Tags security

More about Adobe SystemsLinux

Show Comments

Featured Whitepapers

Editor's Recommendations

Solution Centres

Stories by Gregg Keizer

Latest Videos

  • 150x50

    CSO Webinar: The Human Factor - Your people are your biggest security weakness

    ​Speakers: David Lacey, Researcher and former CISO Royal Mail David Turner - Global Risk Management Expert Mark Guntrip - Group Manager, Email Protection, Proofpoint

    Play Video

  • 150x50

    CSO Webinar: Current ransomware defences are failing – but machine learning can drive a more proactive solution

    Speakers • Ty Miller, Director, Threat Intelligence • Mark Gregory, Leader, Network Engineering Research Group, RMIT • Jeff Lanza, Retired FBI Agent (USA) • Andy Solterbeck, VP Asia Pacific, Cylance • David Braue, CSO MC/Moderator What to expect: ​Hear from industry experts on the local and global ransomware threat landscape. Explore a new approach to dealing with ransomware using machine-learning techniques and by thinking about the problem in a fundamentally different way. Apply techniques for gathering insight into ransomware behaviour and find out what elements must go into a truly effective ransomware defence. Get a first-hand look at how ransomware actually works in practice, and how machine-learning techniques can pick up on its activities long before your employees do.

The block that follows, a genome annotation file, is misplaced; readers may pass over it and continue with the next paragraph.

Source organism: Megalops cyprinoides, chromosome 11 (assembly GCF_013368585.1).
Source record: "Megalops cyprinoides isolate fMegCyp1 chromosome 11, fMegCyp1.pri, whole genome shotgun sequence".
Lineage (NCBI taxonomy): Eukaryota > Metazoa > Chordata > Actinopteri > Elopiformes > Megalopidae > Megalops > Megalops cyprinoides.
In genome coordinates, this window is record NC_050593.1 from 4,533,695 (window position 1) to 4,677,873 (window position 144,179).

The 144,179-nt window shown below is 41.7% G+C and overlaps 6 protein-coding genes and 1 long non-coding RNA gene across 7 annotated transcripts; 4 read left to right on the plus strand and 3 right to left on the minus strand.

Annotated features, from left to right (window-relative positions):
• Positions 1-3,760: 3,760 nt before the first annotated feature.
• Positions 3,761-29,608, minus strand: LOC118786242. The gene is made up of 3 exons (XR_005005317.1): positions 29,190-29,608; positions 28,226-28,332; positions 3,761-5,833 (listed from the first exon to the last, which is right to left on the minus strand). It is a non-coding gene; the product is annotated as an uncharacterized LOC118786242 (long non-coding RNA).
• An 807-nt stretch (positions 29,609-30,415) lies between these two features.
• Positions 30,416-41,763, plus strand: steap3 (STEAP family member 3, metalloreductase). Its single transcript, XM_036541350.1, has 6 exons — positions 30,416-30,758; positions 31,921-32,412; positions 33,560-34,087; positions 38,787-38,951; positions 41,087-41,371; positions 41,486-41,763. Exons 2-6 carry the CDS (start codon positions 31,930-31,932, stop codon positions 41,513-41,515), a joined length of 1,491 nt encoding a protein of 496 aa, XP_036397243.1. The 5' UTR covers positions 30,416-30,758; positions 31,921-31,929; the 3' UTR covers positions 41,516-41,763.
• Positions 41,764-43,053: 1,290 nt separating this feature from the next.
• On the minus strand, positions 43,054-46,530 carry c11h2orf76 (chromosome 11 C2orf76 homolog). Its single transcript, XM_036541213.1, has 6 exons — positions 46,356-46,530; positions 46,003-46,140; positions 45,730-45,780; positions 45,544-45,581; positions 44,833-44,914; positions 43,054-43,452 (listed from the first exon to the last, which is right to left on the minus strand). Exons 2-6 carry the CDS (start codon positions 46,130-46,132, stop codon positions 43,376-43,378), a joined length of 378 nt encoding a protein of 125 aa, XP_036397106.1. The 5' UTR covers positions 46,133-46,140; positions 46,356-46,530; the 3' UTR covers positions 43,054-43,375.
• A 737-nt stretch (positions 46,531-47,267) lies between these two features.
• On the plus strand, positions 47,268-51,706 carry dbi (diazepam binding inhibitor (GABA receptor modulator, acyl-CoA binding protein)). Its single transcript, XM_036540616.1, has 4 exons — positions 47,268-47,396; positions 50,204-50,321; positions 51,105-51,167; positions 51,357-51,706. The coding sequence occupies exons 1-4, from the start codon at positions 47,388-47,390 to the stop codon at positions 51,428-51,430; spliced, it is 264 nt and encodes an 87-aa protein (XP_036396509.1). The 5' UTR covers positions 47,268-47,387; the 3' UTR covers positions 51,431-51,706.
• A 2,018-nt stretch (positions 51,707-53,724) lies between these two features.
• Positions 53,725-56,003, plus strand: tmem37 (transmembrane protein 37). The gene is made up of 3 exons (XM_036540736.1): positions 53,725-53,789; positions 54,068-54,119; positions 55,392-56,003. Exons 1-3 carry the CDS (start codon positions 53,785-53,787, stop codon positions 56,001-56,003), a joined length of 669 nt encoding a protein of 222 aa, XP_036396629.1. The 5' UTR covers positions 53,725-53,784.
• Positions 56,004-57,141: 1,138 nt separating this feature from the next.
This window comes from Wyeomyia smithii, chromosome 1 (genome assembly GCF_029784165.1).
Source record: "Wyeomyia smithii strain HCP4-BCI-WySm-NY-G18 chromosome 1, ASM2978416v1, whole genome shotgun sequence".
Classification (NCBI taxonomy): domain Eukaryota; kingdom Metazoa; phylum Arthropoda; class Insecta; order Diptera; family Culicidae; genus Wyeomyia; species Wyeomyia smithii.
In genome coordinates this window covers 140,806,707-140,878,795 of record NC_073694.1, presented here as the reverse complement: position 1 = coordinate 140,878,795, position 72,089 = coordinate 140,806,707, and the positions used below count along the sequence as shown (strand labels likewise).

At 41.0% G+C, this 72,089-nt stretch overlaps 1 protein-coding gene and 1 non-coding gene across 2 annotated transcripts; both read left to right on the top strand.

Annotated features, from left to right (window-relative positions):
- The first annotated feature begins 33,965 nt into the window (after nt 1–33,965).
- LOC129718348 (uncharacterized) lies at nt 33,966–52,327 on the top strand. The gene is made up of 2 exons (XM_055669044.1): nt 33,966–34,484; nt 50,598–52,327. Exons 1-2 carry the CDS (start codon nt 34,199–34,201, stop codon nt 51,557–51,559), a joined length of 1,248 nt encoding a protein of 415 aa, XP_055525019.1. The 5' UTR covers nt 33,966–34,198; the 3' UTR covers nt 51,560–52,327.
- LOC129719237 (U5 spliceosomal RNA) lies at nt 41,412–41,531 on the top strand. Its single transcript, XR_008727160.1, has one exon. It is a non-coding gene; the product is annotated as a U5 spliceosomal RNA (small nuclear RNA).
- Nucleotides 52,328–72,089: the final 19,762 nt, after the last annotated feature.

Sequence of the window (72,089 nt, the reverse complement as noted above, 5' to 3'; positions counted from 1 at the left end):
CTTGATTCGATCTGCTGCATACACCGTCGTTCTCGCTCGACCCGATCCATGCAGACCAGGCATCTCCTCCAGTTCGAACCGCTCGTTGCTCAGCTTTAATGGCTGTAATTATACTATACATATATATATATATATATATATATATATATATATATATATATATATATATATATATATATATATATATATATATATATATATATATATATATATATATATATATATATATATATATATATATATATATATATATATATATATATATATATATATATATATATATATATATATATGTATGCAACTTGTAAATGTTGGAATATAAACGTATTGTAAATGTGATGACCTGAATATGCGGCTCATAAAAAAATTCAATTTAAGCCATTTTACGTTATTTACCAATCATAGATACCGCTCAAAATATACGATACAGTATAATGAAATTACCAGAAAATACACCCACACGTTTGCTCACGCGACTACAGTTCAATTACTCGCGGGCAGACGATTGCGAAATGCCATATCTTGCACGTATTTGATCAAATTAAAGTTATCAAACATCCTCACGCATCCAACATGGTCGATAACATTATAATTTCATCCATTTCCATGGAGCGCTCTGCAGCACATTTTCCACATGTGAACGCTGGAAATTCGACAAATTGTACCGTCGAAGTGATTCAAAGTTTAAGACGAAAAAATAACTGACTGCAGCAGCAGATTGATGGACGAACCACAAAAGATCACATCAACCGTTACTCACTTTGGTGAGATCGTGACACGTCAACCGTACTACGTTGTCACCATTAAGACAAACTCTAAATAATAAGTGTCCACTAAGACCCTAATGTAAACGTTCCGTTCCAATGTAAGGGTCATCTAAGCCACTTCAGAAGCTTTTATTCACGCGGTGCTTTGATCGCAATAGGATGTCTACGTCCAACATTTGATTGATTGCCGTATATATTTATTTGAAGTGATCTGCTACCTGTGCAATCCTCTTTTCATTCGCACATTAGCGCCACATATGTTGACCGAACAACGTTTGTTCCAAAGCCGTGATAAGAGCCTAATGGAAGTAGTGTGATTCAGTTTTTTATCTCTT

Play Video

  • 150x50

    CSO Webinar: Get real about metadata to avoid a false sense of security

    Speakers: • Anthony Caruana – CSO MC and moderator • Ian Farquhar, Worldwide Virtual Security Team Lead, Gigamon • John Lindsay, Former CTO, iiNet • Skeeve Stevens, Futurist, Future Sumo • David Vaile - Vice chair of APF, Co-Convenor of the Cyberspace Law And Policy Community, UNSW Law Faculty This webinar covers: - A 101 on metadata - what it is and how to use it - Insight into a typical attack, what happens and what we would find when looking into the metadata - How to collect metadata, use this to detect attacks and get greater insight into how you can use this to protect your organisation - Learn how much raw data and metadata to retain and how long for - Get a reality check on how you're using your metadata and if this is enough to secure your organisation

    Play Video

  • 150x50

    CSO Webinar: How banking trojans work and how you can stop them

    CSO Webinar: How banking trojans work and how you can stop them Featuring: • John Baird, Director of Global Technology Production, Deutsche Bank • Samantha Macleod, GM Cyber Security, ME Bank • Sherrod DeGrippo, Director of Emerging Threats, Proofpoint (USA)

    Play Video

  • 150x50

    IDG Live Webinar:The right collaboration strategy will help your business take flight

    Speakers - Mike Harris, Engineering Services Manager, Jetstar - Christopher Johnson, IT Director APAC, 20th Century Fox - Brent Maxwell, Director of Information Systems, THE ICONIC - IDG MC/Moderator Anthony Caruana

    Play Video

More videos

Blog Posts